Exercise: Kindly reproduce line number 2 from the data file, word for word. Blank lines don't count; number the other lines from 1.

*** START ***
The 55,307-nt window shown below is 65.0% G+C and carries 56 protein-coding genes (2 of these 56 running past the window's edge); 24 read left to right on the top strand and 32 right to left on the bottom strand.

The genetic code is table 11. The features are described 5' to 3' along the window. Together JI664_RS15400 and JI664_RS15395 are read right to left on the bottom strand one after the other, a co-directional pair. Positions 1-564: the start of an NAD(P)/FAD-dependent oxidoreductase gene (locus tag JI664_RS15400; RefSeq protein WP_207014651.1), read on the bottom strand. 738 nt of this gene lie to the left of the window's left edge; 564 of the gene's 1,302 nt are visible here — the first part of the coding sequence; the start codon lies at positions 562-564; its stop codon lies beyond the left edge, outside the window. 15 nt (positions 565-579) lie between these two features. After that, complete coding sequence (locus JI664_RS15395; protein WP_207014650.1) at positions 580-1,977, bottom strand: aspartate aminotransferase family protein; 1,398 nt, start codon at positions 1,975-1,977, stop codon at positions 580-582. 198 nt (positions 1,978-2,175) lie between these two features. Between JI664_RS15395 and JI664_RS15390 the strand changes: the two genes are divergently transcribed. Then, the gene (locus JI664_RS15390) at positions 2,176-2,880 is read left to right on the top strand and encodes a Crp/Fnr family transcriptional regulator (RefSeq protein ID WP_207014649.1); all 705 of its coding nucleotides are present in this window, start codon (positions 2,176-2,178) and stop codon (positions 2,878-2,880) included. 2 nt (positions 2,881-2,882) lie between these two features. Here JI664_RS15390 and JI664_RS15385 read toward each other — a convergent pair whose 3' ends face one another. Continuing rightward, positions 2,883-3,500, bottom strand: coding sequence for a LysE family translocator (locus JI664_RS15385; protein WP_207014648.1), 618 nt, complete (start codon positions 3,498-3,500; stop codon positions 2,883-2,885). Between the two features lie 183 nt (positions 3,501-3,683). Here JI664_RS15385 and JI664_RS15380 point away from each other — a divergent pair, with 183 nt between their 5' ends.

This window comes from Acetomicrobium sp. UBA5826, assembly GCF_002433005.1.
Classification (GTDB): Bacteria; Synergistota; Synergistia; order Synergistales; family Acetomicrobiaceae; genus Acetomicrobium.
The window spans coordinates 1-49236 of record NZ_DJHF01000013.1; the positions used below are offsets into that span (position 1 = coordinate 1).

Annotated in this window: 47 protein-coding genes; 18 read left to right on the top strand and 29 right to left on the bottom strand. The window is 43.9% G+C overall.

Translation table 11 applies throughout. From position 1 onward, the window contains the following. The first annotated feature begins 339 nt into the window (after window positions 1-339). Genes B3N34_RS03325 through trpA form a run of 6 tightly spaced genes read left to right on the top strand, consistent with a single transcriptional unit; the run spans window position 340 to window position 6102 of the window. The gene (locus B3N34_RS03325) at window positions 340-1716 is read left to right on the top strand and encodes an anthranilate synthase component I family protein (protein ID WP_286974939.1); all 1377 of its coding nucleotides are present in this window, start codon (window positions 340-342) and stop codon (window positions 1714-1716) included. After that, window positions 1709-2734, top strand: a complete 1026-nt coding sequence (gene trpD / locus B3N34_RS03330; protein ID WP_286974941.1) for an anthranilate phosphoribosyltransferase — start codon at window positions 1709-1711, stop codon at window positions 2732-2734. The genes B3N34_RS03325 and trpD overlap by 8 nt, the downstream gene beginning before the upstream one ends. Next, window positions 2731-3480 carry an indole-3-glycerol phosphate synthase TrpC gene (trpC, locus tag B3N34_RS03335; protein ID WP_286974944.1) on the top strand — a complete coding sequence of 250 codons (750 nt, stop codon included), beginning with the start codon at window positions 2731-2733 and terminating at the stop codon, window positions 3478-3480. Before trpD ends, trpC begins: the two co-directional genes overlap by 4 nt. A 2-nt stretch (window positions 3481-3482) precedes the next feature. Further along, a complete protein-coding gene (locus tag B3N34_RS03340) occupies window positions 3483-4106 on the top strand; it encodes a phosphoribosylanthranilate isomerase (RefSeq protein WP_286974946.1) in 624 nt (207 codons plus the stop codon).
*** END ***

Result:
The genetic code is table 11. The features are described 5' to 3' along the window. Together JI664_RS15400 and JI664_RS15395 are read right to left on the bottom strand one after the other, a co-directional pair. Positions 1-564: the start of an NAD(P)/FAD-dependent oxidoreductase gene (locus tag JI664_RS15400; RefSeq protein WP_207014651.1), read on the bottom strand. 738 nt of this gene lie to the left of the window's left edge; 564 of the gene's 1,302 nt are visible here — the first part of the coding sequence; the start codon lies at positions 562-564; its stop codon lies beyond the left edge, outside the window. 15 nt (positions 565-579) lie between these two features. After that, complete coding sequence (locus JI664_RS15395; protein WP_207014650.1) at positions 580-1,977, bottom strand: aspartate aminotransferase family protein; 1,398 nt, start codon at positions 1,975-1,977, stop codon at positions 580-582. 198 nt (positions 1,978-2,175) lie between these two features. Between JI664_RS15395 and JI664_RS15390 the strand changes: the two genes are divergently transcribed. Then, the gene (locus JI664_RS15390) at positions 2,176-2,880 is read left to right on the top strand and encodes a Crp/Fnr family transcriptional regulator (RefSeq protein ID WP_207014649.1); all 705 of its coding nucleotides are present in this window, start codon (positions 2,176-2,178) and stop codon (positions 2,878-2,880) included. 2 nt (positions 2,881-2,882) lie between these two features. Here JI664_RS15390 and JI664_RS15385 read toward each other — a convergent pair whose 3' ends face one another. Continuing rightward, positions 2,883-3,500, bottom strand: coding sequence for a LysE family translocator (locus JI664_RS15385; protein WP_207014648.1), 618 nt, complete (start codon positions 3,498-3,500; stop codon positions 2,883-2,885). Between the two features lie 183 nt (positions 3,501-3,683). Here JI664_RS15385 and JI664_RS15380 point away from each other — a divergent pair, with 183 nt between their 5' ends.